In a city filled to the brim with entrepreneurs, San Francisco is not always the easiest city for new businesses to stand out. Thousands of brands-to-be wilt on the vine every year, lacking in funding, grit, product-fit, VC connections, talent, you name it. But we’ve also noticed an emerging trend in the world of start-ups: the “so close but no cigar” scenarios. These teams have brilliant products and talent and network connections to lean on, but they fall just short of success. They are lacking in a certain magnetism and desire that helps them cross the finish line. And after working with hundreds of investors, VC’s and brands, more often than not, that missing piece of the puzzle is brand.
Many of the startups and entrepreneurs that we are lucky to work with are engineers and product developers who are responsible for some truly remarkable innovations. They’re “idea” people who are able to turn ideas into hardware, software and theoretical Unicorns. They’re brilliant. In the early years of their business, their teams are lean and scrappy. They build and iterate and prototype and drive their friends and families crazy with ideas and decks and pitches. And by the time they show up at our door, they’re eager to bring their business to market, but they need a branding and design agency’s help to do so.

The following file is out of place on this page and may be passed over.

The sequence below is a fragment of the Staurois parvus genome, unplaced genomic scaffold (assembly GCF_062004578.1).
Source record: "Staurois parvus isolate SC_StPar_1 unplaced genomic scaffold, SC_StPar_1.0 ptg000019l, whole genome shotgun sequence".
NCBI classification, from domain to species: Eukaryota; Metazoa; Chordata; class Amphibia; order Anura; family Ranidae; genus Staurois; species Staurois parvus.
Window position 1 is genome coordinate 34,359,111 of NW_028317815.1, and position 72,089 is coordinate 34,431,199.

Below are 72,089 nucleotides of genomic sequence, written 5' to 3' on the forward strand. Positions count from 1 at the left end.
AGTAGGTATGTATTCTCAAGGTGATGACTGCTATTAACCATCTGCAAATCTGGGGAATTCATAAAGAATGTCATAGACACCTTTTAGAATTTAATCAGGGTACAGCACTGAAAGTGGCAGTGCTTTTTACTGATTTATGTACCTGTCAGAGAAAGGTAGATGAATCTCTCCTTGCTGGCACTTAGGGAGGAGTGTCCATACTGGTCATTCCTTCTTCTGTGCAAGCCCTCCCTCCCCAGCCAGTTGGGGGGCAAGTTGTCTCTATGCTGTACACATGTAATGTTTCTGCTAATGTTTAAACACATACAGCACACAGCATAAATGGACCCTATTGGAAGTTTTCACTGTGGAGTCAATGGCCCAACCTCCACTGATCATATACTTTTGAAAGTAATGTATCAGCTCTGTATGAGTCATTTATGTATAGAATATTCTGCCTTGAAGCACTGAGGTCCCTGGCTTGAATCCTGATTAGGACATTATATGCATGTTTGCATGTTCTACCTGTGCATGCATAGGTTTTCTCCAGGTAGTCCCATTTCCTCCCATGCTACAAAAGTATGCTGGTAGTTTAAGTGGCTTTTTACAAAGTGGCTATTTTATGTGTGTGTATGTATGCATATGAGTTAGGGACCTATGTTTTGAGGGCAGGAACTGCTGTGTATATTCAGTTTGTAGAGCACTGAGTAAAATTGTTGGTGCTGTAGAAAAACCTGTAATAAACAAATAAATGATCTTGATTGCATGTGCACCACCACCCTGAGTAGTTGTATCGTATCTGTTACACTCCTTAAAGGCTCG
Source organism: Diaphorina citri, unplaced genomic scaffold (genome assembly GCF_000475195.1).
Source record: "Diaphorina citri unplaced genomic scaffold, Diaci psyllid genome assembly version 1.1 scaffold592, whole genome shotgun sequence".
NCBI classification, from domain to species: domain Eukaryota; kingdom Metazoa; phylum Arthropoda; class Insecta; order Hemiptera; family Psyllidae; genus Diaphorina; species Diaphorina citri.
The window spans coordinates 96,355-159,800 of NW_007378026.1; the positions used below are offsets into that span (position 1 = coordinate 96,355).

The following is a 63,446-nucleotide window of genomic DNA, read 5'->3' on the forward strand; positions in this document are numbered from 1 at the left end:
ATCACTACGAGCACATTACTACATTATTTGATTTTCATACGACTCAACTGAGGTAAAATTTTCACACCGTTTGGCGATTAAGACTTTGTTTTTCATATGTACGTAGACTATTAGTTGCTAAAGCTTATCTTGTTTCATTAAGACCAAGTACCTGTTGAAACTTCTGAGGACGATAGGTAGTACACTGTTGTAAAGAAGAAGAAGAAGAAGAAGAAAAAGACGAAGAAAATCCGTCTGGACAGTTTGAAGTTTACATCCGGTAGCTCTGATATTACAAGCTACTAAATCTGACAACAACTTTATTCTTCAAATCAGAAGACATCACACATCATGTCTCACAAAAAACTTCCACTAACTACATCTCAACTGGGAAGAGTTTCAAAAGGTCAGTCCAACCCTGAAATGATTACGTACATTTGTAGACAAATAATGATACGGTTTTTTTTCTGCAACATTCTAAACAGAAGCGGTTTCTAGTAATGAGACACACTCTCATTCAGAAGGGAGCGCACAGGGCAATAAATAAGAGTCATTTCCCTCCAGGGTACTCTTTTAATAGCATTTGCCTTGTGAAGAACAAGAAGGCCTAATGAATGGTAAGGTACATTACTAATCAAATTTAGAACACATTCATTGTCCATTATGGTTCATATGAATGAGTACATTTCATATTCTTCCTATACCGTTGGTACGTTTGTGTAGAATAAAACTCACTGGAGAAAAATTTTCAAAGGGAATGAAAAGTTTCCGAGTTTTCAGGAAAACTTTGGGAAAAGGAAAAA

9 times out of 10, this is the point at which entrepreneurs provide us with a brief for their logo. In their minds, this visual mark provides the much needed validity that will enable them to sell their idea to a room and help investors envision their idea as the next big cash cow. Much to their chagrin, this is also the point at which I explain to our entrepreneurs that brands are like icebergs. A logo is but the tip of this iceberg, whereas the heart of the idea lies submerged under water. To make a consumer - or a room full of investors - fall in love, you need the sum of these parts: the full brand.